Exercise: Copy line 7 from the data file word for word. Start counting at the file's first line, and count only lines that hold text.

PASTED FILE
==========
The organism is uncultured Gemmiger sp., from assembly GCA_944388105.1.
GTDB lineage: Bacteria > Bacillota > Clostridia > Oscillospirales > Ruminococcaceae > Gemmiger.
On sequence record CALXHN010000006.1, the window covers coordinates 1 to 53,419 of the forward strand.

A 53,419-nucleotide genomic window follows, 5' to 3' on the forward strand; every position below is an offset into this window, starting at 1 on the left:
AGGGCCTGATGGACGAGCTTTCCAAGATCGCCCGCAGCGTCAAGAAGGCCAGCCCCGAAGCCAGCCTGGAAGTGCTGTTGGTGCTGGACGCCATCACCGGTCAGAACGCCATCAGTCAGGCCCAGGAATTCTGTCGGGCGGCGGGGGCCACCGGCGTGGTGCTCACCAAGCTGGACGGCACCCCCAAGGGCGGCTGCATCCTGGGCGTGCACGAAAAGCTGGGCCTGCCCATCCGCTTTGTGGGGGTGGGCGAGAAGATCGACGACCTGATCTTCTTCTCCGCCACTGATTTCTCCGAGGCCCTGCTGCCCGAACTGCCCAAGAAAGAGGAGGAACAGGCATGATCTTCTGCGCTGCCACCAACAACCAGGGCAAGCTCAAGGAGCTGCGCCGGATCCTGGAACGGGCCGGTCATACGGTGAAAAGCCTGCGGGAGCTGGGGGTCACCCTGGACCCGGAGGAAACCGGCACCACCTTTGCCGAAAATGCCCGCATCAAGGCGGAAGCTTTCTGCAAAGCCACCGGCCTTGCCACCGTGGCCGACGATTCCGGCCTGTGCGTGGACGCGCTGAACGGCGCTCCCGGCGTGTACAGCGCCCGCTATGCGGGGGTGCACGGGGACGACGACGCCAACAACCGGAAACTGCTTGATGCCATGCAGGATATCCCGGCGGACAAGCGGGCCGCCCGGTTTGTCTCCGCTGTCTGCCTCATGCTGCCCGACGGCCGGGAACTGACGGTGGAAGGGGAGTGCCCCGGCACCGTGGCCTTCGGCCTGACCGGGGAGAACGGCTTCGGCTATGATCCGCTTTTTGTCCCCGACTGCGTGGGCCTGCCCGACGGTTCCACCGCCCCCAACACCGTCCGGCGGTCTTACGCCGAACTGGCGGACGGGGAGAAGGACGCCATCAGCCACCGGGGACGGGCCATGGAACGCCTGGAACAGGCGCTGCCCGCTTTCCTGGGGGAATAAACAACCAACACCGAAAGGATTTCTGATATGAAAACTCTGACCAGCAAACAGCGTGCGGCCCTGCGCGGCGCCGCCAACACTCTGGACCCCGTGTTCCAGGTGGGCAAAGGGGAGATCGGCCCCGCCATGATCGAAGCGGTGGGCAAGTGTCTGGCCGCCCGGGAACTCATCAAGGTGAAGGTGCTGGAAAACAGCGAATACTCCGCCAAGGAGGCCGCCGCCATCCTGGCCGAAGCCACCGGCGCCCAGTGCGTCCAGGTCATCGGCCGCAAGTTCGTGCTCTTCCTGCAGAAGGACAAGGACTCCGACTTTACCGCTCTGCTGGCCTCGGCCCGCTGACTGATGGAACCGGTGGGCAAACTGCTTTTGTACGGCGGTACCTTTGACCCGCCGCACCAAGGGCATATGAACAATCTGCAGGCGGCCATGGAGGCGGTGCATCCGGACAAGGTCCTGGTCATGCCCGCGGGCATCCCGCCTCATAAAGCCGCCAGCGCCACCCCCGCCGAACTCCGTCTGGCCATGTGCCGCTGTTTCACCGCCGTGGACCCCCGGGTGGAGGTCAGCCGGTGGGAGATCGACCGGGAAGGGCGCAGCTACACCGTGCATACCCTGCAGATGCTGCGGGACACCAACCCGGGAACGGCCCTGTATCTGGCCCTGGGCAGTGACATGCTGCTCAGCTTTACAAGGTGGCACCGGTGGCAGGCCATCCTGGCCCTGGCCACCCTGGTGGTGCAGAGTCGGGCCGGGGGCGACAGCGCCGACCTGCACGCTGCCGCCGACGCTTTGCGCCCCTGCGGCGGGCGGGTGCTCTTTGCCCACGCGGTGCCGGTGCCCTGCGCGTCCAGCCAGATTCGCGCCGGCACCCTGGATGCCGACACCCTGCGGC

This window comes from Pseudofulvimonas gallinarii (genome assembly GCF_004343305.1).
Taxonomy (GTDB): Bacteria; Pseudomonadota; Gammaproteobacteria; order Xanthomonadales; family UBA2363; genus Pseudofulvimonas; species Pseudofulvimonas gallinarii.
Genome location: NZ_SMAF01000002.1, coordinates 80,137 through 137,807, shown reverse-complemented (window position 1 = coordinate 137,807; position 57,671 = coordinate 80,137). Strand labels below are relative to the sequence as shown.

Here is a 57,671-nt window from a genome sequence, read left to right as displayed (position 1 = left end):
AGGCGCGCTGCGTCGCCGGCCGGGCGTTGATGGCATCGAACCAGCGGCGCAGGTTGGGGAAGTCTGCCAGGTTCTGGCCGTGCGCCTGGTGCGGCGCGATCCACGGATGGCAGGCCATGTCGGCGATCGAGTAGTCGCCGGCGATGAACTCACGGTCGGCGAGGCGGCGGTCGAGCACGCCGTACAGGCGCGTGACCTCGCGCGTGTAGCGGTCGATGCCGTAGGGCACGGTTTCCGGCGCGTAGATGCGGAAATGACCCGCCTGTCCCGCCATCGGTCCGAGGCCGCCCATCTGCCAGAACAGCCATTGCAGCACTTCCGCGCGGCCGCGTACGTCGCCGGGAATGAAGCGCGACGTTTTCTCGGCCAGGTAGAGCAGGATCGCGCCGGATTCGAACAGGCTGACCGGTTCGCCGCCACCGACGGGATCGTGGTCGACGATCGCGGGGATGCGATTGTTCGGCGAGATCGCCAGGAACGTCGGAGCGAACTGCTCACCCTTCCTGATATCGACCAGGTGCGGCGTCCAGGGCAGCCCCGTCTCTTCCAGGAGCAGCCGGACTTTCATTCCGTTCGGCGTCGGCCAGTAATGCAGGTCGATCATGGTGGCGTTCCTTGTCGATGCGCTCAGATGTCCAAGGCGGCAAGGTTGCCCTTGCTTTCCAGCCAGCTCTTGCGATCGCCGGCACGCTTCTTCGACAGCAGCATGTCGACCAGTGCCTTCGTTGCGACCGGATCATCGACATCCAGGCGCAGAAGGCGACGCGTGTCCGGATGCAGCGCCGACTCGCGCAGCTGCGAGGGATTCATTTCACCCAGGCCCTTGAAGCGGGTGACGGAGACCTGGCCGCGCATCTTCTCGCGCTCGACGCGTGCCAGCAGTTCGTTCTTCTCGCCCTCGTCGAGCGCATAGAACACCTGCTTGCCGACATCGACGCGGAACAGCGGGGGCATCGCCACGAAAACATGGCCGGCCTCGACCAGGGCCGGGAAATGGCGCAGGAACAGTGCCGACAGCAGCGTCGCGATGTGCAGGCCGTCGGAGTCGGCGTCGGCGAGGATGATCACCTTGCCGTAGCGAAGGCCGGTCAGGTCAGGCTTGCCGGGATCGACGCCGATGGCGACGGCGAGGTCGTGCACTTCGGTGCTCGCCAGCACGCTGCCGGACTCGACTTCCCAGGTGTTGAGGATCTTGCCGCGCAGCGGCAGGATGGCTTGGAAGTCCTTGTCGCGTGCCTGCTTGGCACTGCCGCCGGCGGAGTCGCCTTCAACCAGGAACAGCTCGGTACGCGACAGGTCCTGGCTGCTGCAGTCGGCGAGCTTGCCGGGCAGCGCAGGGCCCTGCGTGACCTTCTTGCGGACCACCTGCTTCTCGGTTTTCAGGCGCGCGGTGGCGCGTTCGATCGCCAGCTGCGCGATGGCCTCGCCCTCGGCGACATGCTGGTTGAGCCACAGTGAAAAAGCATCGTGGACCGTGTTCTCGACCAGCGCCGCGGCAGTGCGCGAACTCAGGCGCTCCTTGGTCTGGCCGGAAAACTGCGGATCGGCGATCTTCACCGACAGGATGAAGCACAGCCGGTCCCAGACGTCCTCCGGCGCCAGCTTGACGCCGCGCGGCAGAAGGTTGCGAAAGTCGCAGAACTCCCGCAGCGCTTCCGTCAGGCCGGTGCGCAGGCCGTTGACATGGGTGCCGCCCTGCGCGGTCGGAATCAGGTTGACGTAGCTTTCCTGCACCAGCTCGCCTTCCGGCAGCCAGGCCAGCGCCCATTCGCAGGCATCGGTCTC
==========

Taxonomy (GTDB): Bacteria; Pseudomonadota; Gammaproteobacteria; order Xanthomonadales; family UBA2363; genus Pseudofulvimonas; species Pseudofulvimonas gallinarii.